“Can there be a life beyond this planet?”
This is a question that’s been often debated upon. Since the beginning of space exploration and the infusion of new technologies to smoothen the trip to space, mankind has always been profusely searching for life beyond this planet. And recently a study has sparked a new ray of hope to thrive on life on outer planets.
|Life on exoplanets|
A research team led by Sara Seager, an astrophysicist and planetary scientist at Massachusetts Institute of Technology (MIT) conducted experiments with the bacteria Escherichia coli, or E. Coli, and yeast to understand the components needed to survive on exoplanets (an exoplanet or extrasolar is a planet that is beyond our solar system). They put these species in a 100% hydrogen atmosphere. Surprisingly, these microbes not just survived, they even thrived in that atmosphere, hinting at the possibility of life under such an extreme atmosphere. The microbes that the team studied in the lab grew comparatively slower than they would in a ‘normal’ Earth’s environment. This was because, in the absence of oxygen, these microbes had to depend on fermentation for their food, which is a very slow process.
|Finding life on exoplanets – A major challenge!|
Earth’s atmosphere is roughly composed of 78 percent of nitrogen, 21 percent of oxygen, 0.93 percent of argon, and 0.04 percent of carbon dioxide. Along with these, there are trace amounts of neon, helium, methane, krypton, and hydrogen, as well as water vapour. Since “hydrogen-rich environments on Earth are incredibly rare”, scientists are keen on looking for planets with other types of environments and particularly those with hydrogen heavy atmospheres. Unfortunately, to this date, astronauts are yet to identify any terrestrial planets in the universe with hydrogen-rich atmospheres.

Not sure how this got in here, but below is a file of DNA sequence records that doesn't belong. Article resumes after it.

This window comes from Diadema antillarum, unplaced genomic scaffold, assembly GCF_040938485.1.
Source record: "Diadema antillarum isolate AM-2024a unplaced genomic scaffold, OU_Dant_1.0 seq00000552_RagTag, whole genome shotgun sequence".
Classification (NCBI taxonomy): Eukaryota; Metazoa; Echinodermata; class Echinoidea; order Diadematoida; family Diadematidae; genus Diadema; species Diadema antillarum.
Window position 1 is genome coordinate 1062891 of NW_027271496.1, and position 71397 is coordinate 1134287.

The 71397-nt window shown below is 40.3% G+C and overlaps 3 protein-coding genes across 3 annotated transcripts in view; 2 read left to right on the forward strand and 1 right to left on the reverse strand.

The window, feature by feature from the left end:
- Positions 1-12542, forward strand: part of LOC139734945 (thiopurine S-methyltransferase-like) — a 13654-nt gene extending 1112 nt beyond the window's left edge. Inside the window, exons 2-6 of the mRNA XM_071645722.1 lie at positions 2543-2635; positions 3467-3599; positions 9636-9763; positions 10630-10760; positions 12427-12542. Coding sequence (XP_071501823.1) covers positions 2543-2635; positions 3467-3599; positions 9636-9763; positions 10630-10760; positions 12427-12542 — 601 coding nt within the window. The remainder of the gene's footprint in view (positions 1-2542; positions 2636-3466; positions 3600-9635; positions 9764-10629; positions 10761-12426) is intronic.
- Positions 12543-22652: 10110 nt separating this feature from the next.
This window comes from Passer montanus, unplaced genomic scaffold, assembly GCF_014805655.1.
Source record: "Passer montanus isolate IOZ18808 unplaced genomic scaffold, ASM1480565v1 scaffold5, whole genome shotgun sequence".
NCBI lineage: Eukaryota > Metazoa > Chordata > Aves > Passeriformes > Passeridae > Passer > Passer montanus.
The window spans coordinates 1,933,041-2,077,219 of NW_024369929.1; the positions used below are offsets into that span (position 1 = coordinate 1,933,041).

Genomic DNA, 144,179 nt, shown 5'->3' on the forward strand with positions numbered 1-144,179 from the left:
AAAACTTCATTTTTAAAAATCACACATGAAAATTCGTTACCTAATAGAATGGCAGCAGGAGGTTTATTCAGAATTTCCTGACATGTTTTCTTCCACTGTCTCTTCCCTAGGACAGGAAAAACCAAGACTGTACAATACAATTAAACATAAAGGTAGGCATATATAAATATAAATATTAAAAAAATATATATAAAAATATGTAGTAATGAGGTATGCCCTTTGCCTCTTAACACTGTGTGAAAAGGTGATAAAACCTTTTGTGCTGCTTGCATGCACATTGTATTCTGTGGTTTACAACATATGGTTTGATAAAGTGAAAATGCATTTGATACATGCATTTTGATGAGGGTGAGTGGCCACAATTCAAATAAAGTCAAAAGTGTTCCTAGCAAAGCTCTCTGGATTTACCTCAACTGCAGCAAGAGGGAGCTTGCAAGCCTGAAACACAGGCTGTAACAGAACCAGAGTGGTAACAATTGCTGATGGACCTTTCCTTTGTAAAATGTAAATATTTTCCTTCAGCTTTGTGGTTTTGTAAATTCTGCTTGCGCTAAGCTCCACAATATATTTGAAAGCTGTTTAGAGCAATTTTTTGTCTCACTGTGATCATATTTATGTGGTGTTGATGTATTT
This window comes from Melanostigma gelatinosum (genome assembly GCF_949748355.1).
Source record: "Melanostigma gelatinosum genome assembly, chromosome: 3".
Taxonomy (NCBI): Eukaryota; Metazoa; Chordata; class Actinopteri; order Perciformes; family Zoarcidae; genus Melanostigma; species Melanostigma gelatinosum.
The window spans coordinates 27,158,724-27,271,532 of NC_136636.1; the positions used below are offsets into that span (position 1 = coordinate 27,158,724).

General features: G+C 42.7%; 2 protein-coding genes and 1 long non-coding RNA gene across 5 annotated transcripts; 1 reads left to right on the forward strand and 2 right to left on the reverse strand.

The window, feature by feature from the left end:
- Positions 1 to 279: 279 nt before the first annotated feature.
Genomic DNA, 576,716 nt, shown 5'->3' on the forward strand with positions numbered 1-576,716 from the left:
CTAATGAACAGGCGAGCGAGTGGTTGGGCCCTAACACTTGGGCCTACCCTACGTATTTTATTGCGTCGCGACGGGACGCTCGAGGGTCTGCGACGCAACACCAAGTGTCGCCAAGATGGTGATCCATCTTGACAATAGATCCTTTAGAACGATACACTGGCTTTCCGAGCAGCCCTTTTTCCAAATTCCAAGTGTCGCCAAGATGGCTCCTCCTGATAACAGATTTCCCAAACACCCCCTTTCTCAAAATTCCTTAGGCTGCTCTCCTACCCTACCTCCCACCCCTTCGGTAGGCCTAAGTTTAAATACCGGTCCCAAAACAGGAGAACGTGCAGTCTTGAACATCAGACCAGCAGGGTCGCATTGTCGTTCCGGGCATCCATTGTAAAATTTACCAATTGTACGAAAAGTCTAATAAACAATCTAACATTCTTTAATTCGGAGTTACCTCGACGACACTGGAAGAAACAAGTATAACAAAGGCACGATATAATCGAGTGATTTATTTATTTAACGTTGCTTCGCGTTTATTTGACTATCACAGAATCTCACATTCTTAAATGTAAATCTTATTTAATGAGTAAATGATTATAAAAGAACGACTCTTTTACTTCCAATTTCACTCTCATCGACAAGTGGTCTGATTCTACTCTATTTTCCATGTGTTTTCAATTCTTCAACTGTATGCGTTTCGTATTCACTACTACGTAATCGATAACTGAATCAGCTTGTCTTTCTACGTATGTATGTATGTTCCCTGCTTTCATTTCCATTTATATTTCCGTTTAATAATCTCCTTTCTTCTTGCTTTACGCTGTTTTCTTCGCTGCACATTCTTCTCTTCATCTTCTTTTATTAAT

Our search for extraterrestrial life has been a long and arduous one. The latest technology that aids such exploration currently are The Hubble space telescope (launched into low Earth orbit in 1990) and other ground-based telescopes. But knowing that life could survive in hydrogen-rich rocky worlds, going forward, researchers could expand their observation and look for life on exoplanets. To make this a reality in the near future, NASA is launching the new observatory tool ‘James Webb Space Telescope’ by March 2021. With this, observing outer planets of the Solar system and other exoplanets would become a lot easier, hopefully increasing the chance of finding life on other planets.
What do you think will happen next after scientists confirm the possibility of life on other planets? Do let us know in the comments below.
Books are Tanaya Goswami’s first love and cheesecakes come a close second. Talking about movies, music, calligraphy, politics, and Elon Musk will get you listed under the friends’ section of her diary. Ever since moving on from her job as an English lecturer, she spends her time at BYJU’S crafting stories filled with emotion and sprinkled with sarcasm. Outside of work, she’s either learning something new (French, most recently!) or is curled up with a book and a cup of coffee. She firmly believes that discovering what you don’t know is the key to knowledge and is constantly working towards improving herself. Drop in a line at firstname.lastname@example.org if you liked her stories, have something nice to say, or if you have compelling ideas to share!
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